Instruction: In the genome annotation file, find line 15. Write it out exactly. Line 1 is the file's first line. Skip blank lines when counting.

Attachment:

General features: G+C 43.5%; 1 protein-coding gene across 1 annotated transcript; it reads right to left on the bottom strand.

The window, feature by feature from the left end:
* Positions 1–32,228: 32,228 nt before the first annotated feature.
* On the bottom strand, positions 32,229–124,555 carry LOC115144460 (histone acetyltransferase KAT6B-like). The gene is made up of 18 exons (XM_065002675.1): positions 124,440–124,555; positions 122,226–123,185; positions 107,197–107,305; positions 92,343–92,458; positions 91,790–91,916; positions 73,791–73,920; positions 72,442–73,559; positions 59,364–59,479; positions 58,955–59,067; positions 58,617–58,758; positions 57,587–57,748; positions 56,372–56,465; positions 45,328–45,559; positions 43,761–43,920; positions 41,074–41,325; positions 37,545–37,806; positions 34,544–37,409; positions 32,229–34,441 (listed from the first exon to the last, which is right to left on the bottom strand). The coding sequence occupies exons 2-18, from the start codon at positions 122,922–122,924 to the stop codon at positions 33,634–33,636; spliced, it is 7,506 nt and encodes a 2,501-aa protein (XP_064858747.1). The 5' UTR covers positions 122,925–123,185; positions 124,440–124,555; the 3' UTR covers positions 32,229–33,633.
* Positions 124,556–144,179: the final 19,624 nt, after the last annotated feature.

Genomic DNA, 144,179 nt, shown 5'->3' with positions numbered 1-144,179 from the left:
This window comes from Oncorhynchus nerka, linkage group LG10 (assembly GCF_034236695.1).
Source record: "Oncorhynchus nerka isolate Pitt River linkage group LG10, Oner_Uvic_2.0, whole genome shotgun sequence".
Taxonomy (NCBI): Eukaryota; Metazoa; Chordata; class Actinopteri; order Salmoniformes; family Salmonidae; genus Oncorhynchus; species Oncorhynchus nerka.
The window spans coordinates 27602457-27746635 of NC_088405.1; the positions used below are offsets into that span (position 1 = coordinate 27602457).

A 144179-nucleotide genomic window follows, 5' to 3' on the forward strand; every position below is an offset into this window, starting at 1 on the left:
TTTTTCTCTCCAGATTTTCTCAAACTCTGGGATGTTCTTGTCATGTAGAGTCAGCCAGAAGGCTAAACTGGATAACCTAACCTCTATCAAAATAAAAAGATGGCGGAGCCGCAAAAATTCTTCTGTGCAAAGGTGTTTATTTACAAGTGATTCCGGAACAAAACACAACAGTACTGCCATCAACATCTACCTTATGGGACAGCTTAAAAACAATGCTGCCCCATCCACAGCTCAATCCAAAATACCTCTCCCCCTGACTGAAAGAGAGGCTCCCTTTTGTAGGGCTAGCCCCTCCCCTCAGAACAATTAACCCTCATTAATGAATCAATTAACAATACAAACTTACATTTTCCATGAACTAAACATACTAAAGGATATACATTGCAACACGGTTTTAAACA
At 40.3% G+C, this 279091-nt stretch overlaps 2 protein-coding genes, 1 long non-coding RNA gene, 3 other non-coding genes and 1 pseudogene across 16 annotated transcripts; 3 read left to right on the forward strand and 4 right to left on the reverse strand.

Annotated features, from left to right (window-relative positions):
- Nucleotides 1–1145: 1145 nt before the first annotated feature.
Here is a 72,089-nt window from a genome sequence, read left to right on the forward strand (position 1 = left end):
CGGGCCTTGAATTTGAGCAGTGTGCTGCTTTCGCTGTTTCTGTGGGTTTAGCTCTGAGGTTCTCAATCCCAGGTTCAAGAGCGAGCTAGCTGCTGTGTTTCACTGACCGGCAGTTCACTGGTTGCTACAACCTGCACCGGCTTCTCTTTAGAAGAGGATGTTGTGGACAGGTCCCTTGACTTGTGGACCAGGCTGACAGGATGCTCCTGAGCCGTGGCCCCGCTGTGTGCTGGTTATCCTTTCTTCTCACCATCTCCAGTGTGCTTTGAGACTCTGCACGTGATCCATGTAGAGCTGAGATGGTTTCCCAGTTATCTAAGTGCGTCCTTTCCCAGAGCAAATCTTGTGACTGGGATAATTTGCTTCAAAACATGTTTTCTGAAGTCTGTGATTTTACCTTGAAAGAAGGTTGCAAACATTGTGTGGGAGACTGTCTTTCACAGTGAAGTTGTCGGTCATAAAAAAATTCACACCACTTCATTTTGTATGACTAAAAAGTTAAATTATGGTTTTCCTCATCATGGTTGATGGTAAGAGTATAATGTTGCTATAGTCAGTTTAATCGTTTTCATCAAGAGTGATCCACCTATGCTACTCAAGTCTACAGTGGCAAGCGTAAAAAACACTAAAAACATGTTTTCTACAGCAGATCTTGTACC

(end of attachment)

- Nucleotides 1–1145: 1145 nt before the first annotated feature.